Moving my mother and her assets out of California next month. Only one of her 4 California born children still living in state. Thank God I left when my children were still young. They all went to good public schools back east, one will finish up college next year, the others are all done with college and are productive tax paying citizens in their adopted state. I love California with all my heart, it is sad to see it become yet another 3rd world Banana Republic. Rich and Poor.

    Reply this comment
  10. LetItCollapse
    LetItCollapse 8 November, 2013, 17:57

    Californianative, one of the smartest decisions you probably ever made was removing your kids from CA when they were toddlers. My compliments. Moving a family is never easy for a parent. No doubt you are a wonderful mom or dad.

    I just read the results of the latest 2013 national standardized math and reading tests for 4th and 8th graders in CA public schools.

    4th graders scored 47th in the country for both reading and math.

    8th graders scored 45th in math and 42nd in reading.

    So pathetic.

    I thought giving them free breakfast, lunch and sometimes dinner at CA public schools was supposed to make them smarter.

    We (me and my classmates) brown bagged it for 12 years. It taught me self-reliance. If I didn’t pack a lunch I’d do hungry unless I could convince a buddy to give me half his sandwich. 85% of the our class eventually graduated from a 4-year college.

    Congratulations on your successful family.

    Reply this comment
  11. Queeg
    Queeg 9 November, 2013, 10:37

    Collapse…. So sorry you appear to have suffered as a young chap… unnecessary today…..why not roll over and assist the educators to implement policies to improve the lives of immigrants and the lower middle class….the teachers need the funds to make many lives meaningful and fulfilled…..invest now for a better California for all….

    P.S. I went to an unaccredited high school in a gritty, immigrant laden steel town in Penna. 6% went to college. Guess our brown bags were not nutritious enough!

    Fair and Balanced!

    Reply this comment
  12. LetItCollapse
    LetItCollapse 10 November, 2013, 12:33

    Queeg, there are 2 problems I see with your comment.

    First, CA K-12 teachers are amongst the highest paid in the nation. In the top 5 for sure. The CA taxpayers already spend over 40% of the state budget on K-12. Maybe if the teachers took a cut in pay and in their pension benefits there would be more funds to actually spend on the students instead of on the teachers.

    Most real jobs pay based on performance. Real businesses give out raises and bonuses based on individual and company performance. CA K-12 teachers are amongst the highest paid yet rank amongst the lowest in what they get paid for: achieving strong student academic performance. The latest national standardized testing placed CA at the bottom of the pile again – with rankings in the high 40’s in reading and math. Yet North Dakota, which is ranked 2nd to the last in teacher pay, ranked in the top 10 in both.

    So top pay does not = satisfactory performance in government work.

    Next, CA K-12 enrolls about 1.3M ELS students. That number is nearly equal to the ELS enrollments in the next 4 most populus states: TX, NY, FL, IL. When an educational system does not have a basic primary language to work from it results in higher expenditures and lower performance. And you get less for more. That’s just pure common sense.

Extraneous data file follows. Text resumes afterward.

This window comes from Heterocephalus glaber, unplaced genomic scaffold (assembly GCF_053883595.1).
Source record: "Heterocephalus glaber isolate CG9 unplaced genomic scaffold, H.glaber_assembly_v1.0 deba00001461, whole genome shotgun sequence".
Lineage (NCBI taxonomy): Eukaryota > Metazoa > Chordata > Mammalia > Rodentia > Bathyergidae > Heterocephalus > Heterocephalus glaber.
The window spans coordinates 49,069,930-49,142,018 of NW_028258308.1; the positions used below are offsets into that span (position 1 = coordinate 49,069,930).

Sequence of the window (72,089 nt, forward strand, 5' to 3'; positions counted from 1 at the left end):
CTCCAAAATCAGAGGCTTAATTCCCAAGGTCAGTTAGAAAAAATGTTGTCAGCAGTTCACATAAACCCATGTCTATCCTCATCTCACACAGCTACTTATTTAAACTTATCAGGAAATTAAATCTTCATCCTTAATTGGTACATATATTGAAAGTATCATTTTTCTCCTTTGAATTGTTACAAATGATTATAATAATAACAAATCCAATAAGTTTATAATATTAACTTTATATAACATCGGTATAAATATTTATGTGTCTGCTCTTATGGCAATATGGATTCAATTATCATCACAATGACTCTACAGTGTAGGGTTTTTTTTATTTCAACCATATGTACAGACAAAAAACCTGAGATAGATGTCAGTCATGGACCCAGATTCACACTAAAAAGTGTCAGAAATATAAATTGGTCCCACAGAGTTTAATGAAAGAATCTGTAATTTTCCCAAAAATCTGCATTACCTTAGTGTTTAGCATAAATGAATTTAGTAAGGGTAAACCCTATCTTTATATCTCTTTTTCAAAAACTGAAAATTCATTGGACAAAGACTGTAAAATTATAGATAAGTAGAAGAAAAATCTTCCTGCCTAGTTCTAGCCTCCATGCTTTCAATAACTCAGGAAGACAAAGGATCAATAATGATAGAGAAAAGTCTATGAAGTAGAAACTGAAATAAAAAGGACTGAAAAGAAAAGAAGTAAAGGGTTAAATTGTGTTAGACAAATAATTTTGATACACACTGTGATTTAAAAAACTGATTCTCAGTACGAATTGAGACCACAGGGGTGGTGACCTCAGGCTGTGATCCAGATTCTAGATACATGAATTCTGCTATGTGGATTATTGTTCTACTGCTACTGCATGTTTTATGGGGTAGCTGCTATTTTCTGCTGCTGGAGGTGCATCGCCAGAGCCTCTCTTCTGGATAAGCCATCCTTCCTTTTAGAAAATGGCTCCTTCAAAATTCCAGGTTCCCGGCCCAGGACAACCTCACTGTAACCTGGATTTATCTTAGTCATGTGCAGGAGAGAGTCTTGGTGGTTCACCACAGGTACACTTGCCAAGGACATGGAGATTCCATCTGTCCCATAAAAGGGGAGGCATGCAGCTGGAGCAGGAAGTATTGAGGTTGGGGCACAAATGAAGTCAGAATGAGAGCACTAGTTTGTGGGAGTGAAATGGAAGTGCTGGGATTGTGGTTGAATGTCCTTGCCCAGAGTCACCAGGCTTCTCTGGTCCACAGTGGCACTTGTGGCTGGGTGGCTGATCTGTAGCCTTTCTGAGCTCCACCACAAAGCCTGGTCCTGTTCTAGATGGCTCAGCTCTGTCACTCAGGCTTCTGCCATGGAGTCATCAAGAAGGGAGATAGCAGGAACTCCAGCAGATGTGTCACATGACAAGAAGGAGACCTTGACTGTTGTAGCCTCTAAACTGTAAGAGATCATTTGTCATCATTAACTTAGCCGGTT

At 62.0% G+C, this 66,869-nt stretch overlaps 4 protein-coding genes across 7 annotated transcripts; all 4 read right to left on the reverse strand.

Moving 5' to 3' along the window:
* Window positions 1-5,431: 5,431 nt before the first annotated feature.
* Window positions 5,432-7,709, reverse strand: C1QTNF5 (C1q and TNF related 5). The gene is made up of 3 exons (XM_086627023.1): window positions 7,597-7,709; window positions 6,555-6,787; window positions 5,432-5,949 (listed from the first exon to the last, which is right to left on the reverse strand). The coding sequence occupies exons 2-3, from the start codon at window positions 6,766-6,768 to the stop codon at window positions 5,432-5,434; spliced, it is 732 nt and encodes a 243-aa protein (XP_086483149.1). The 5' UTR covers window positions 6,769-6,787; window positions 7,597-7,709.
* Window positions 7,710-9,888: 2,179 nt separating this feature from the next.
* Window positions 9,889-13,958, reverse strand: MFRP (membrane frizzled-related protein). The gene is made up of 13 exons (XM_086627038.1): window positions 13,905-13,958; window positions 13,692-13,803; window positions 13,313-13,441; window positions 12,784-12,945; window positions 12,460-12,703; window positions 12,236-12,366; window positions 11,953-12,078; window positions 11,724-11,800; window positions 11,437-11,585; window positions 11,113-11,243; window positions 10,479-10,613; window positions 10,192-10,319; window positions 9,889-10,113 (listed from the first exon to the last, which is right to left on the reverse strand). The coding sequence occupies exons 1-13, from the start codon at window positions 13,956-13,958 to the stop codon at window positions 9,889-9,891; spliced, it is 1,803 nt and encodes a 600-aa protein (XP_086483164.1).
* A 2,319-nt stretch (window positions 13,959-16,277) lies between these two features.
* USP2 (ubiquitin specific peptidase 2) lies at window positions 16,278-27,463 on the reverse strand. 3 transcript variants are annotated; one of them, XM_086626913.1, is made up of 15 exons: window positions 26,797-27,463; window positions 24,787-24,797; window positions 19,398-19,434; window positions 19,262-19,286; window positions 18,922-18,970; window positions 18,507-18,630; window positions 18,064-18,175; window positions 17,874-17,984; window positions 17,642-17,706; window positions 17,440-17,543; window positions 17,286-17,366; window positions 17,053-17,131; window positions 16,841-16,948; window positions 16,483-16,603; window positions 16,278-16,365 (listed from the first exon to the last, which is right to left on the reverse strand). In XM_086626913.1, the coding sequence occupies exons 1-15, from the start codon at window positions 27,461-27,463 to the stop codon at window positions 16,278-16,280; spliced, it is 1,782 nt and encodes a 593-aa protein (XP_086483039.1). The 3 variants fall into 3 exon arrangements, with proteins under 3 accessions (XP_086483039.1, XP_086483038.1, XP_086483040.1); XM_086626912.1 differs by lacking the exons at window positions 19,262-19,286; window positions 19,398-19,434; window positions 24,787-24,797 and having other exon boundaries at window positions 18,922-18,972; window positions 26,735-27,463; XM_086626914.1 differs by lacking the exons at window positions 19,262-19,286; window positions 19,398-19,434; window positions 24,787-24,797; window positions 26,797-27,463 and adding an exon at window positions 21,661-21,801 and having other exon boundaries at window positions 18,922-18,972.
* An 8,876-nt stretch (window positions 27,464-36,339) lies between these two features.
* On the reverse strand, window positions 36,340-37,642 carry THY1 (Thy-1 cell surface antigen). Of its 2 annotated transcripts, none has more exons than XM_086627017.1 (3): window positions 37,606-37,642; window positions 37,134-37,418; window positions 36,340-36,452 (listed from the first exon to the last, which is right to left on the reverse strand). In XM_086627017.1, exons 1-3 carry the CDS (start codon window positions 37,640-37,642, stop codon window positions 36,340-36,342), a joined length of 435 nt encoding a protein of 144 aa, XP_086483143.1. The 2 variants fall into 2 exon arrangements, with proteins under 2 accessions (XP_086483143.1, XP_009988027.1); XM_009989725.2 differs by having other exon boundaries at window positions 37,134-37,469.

And then when your legislature and governor rewards (and attracts more) foreign lawbreakers by giving them incentives (CA driver’s licenses and the “Trust Act”) to come and stay it only adds to an already enormous problem.

    Oh, and over 50% of the CA K-12 enrollment are from low-income familes. Another fact. So do we need to attract even more indigents to our state? The more indigents you attract (and the problems that go along with indigent populations) the fewer educated and skilled populations that you attract – since nobody wants to live in a place where you have to pay more in taxes to take care of the indigents or live in the blight or higher crime environment that go hand in hand with increased poverty.

    One basic responsibility we should learn as children is taking care of ourselves. For example; to clothe ourselves appropriately before going outside or to school, to go potty in the toilet instead of next to a tree, to clean ourselves to promote good health and discourage body odors, to brush our teeth so that they don’t decay and rot. I think one other basic responsibility that should be learned by children (and their parents) is to prepare their own food so that they can function during the day. Being dependent on others to do this for you on a daily basis only teaches you that the nanny state will take care of your basic needs. This damages the basic drive to become self-sufficient. It hurts the individual. It hurts society.

    The low income familes already collect food stamps to feed their members. A couple pieces of bread with mayo, mustard, tomato, lettuce and ham, an apple, a couple cookies and a pint of juice costs maybe $1.50 at most. Well within the food budget of a family collecting food stamps.

    The food service in the schools was only implemented to create more unions jobs and a bigger nanny state.

    From personal experience, I know that cafeteria style meals for K-12 is not necessary to perform adequately or to even thrive in a K-12 school setting. I know many who brown bagged it who became engineers, medical doctors, attorneys and accountants.

    Most importantly and to the point, I feel these school cafeterias detract from personal responsibility.

    Reply this comment
  13. californianative
    californianative 10 November, 2013, 18:15

    Why did you cut my post?

    Reply this comment
  14. Mitchell Young
    Mitchell Young 25 November, 2013, 15:03

    We don’t we, as a nation, stop allowing the poor and unskilled, or even the skilled, settle in their hundreds of thousands each year? It is quite clear that we were doing fine with low immigration — Apple was founded 2-3 years after the US hit a low in foreign born population.

    It is strange that immigration reduction — that is of legal immigration, as well as enforcement of our laws — never seems to make the policy mix.

    Reply this comment